One example she gives is her book Blonde: A Novel. While the real life Marilyn Monroe had several miscarriages and lived in multiple orphanages and foster homes, Oates chose to write about one miscarriage, one orphanage, and one foster home. Limiting selections gives your story power.

Oates says this principle works in journaling and other forms of writing.

“If some profound thing happens one day out of 25, that’s the day you write about. So too with a short story. Most of my short stories focus on people at climactic moments of their lives. Like it’s the one event in their whole lives that’s really momentous— that’s what I’m writing about. I’m not writing about anything else.”
—Joyce Carol Oates
MasterClass, Principles of Writing Short Fiction (Message 2)

This principle works in screenwriting as well.

“If your movie isn’t about the most important moment in your hero’s life don’t write it.”
—Scriptshadow

Billy Ray used synecdoche in his screenplay Richard Jewell where he made a composite character named Tom Shaw (Jon Hamm). A singular FBI agent that stood for the many FBI agents on the case.

Aaron Sorkin used the technique when he limited his screenplay Steve Jobs to just three days —three acts—in the life the Apple co-founder. The 1984 Apple Macintosh launch, the 1988 launch of NeXT, and the 1998 launch of the iMac. The king on the throne, the king in exile, and the return of the king.

And when writer/director Lulu Wang chose to tell the story of a Chinese family in The Farewell, she chose the events surrounding her grandmother getting cancer and a lie.

Scott W. Smith 

 

 

“Spending too much energy romanticizing the past or dreaming about the future can come at the expense of appreciating today.”
Casey Neistat
What Just Happened? 

Bill-IMG_8723.jpg

Many years ago I crossed paths with Orlando-based photographer Bill Bachmann who had one of those jobs that creative people dream about—get paid to travel around the world taking photos. He was a tall guy with a dynamic personality, and incredibly talented.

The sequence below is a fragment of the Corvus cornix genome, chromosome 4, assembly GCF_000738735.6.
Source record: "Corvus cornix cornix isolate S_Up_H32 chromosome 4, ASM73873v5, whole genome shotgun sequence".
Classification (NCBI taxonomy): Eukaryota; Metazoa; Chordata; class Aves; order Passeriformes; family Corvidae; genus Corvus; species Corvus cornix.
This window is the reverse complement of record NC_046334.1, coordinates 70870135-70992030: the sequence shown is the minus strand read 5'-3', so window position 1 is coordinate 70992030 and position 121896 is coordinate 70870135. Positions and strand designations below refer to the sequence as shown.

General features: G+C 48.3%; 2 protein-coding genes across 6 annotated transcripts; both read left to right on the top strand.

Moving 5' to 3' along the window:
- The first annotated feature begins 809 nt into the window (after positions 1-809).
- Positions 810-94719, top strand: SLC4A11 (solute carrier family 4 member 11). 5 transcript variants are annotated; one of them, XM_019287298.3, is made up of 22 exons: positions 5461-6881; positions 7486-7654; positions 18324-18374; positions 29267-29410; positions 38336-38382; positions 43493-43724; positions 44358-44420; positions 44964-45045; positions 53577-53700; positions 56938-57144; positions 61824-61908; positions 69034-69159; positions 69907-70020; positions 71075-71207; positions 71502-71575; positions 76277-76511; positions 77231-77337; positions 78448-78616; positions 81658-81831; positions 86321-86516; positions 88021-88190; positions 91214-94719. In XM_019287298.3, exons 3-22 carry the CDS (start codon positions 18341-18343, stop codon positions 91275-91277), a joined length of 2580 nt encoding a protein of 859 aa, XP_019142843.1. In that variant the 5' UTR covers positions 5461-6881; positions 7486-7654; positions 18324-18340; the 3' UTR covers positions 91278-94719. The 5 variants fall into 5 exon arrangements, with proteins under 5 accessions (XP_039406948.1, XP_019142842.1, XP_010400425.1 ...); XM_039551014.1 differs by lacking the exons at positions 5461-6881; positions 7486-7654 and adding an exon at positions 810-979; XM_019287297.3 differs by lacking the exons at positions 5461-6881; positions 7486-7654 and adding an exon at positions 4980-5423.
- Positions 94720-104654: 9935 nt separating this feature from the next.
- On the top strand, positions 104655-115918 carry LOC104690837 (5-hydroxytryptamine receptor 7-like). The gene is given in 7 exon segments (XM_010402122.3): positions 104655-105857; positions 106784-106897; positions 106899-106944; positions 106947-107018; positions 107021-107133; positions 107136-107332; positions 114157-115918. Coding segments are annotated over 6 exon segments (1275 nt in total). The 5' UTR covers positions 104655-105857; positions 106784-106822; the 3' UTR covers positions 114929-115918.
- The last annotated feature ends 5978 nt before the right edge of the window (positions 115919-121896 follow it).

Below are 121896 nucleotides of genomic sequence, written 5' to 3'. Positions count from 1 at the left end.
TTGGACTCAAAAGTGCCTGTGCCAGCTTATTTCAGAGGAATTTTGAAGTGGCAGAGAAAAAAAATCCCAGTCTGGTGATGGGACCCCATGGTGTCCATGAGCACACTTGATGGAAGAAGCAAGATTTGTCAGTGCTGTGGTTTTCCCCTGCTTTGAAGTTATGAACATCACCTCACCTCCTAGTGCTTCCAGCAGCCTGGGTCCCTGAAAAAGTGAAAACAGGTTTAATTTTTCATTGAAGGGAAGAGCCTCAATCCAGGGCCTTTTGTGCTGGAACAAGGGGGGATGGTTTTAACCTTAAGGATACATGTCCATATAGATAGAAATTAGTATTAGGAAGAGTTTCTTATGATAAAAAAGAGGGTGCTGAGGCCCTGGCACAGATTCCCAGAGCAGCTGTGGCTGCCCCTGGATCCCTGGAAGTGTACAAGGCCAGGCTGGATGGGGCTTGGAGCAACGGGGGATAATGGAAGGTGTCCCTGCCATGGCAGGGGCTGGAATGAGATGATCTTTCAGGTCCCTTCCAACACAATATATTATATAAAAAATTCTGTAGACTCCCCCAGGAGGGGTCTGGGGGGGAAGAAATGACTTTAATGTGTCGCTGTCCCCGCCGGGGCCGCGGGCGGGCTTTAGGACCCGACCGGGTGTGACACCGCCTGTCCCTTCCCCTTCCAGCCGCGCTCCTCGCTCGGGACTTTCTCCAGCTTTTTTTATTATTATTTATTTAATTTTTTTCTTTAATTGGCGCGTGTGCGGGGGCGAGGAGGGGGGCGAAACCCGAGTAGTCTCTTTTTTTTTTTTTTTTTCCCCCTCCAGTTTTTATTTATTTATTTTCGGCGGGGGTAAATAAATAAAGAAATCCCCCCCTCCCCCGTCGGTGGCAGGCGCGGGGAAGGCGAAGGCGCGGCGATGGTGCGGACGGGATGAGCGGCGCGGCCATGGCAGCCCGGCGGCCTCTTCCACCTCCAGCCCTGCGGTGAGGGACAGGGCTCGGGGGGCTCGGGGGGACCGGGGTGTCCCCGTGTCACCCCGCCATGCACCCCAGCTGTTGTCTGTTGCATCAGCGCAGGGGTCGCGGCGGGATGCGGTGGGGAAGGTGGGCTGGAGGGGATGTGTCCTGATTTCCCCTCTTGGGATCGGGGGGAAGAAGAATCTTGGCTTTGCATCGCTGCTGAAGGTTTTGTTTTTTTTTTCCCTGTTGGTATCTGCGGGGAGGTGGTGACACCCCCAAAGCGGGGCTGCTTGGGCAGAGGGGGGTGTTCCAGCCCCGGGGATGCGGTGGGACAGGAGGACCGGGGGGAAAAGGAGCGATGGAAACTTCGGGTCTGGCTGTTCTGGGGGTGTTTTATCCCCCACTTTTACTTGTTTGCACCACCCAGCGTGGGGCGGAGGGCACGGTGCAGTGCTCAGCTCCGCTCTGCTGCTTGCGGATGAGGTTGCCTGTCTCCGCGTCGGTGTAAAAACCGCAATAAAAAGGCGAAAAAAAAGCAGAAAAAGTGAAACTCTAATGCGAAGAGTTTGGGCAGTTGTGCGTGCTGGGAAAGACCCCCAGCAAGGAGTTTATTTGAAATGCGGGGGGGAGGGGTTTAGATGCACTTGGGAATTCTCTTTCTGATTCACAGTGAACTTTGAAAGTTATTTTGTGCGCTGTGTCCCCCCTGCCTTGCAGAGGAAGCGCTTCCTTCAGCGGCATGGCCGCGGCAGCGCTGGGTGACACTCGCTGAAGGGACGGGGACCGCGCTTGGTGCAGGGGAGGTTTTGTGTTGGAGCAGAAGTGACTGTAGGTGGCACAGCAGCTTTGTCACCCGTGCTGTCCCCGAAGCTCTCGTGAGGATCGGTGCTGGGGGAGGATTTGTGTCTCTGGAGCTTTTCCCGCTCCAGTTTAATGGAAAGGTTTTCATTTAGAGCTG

He invited me to his home studio to talk about a project and I was instantly impressed with his photos that were from everywhere on your bucket list (and a few that aren’t). He gave me a signed copy of one of his travel books before I left that day and our paths unfortunately never crossed again.

Last year, I wondered what he was up to and I found out he died from cancer in 2017. (His obituary said that he’d traveled to 200 countries, authored 15 books, and photographed five U.S. presidents.)

On the last day of 2019 I found myself driving by a cemetery where I knew he was buried and I decided to pull into the cemetery to see if I could find his mausoleum. Because mausoleums have a way of standing out it only took me about a two minutes to find it.

I’m one of those people who finds peace in cemeteries. They remind us of the people who’ve gone before us, and of our own mortality. It puts things in perspective.

This puts things in perspective, too . . . a few days ago I was working out when a old movie started on TCM and I realized as I watched the opening credits that I did not recognize a single name of anyone who worked on the movie.

Let’s all get back to work this new year, not forgetting to work on building lasting relationships with the ones we love.

Scott W. Smith

 

 

 

“The task of the successful writer is to lower the bar. You want to avoid areas of high difficulty. So a high difficulty task is having your story in your head before you write it. That’s too hard to do! You got to be really smart to do that. I’m not smart enough, so why would I put myself in that position? Just start writing and then work it out. You can always rewrite it, you can change it. That’s the great luxury of being a writer. We’re not surgeons. The world does not hold us to our first pass.”
—Author Malcolm Gladwell (The Tipping Point)
MasterClass, “Drafts and Revisions”